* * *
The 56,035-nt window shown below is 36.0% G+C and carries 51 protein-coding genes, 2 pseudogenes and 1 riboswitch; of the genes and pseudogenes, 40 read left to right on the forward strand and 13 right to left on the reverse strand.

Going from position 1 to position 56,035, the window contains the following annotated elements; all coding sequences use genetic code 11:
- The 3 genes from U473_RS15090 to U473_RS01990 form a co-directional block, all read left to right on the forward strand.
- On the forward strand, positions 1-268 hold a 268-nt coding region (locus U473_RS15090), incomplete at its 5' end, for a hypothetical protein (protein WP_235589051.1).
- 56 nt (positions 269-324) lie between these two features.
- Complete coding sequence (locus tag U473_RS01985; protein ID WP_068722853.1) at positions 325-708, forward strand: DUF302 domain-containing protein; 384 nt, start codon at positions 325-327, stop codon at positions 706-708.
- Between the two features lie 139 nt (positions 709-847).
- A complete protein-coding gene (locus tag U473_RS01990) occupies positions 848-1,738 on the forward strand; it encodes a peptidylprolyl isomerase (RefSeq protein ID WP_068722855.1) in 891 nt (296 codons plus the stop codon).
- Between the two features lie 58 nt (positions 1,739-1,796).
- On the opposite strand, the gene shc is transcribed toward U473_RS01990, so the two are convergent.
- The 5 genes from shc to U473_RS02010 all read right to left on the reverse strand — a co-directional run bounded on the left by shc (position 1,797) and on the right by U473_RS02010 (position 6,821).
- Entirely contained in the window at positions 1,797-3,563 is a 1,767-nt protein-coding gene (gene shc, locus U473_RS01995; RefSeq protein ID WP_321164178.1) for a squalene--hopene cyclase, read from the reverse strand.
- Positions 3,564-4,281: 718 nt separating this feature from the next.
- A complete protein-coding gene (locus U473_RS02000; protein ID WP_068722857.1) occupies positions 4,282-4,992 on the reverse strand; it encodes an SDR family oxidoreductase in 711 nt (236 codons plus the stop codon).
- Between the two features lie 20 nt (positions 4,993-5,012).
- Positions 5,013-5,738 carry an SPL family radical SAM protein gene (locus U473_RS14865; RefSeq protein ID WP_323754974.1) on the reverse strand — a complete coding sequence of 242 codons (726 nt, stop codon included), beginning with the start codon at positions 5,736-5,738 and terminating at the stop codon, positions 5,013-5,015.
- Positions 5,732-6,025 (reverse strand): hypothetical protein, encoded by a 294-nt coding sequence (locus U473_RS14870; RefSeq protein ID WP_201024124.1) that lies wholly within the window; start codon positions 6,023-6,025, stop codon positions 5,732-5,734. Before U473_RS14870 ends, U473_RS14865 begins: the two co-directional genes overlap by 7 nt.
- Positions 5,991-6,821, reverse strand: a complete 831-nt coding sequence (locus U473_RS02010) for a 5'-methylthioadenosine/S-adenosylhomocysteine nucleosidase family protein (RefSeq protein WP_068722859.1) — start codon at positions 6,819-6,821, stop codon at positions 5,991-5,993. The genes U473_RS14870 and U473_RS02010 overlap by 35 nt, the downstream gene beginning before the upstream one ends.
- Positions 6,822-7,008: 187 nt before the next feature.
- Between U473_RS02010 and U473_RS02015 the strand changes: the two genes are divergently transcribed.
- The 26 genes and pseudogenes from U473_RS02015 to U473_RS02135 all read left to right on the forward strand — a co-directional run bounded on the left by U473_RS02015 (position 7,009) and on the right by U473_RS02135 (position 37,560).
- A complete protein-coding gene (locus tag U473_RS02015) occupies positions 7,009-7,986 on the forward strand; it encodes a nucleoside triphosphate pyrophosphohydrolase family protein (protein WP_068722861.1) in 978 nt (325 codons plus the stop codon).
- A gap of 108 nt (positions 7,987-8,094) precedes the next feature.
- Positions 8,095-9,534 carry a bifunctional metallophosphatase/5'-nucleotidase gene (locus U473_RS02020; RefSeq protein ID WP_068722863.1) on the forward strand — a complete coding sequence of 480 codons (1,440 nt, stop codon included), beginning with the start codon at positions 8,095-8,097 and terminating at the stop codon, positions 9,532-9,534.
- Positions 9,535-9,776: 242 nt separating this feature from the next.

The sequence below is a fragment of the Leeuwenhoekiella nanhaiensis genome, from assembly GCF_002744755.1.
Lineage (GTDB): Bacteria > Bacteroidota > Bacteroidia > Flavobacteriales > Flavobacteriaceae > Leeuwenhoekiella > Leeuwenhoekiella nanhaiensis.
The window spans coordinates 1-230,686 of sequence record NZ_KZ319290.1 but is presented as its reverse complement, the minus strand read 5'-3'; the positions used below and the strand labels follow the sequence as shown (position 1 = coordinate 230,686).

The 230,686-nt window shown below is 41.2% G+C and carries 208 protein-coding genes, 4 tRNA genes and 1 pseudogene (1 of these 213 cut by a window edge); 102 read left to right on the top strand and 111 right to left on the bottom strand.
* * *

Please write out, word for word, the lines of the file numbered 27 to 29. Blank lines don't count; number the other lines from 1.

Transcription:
Lineage (GTDB): Bacteria > Bacteroidota > Bacteroidia > Flavobacteriales > Flavobacteriaceae > Leeuwenhoekiella > Leeuwenhoekiella nanhaiensis.
The window spans coordinates 1-230,686 of sequence record NZ_KZ319290.1 but is presented as its reverse complement, the minus strand read 5'-3'; the positions used below and the strand labels follow the sequence as shown (position 1 = coordinate 230,686).

The 230,686-nt window shown below is 41.2% G+C and carries 208 protein-coding genes, 4 tRNA genes and 1 pseudogene (1 of these 213 cut by a window edge); 102 read left to right on the top strand and 111 right to left on the bottom strand.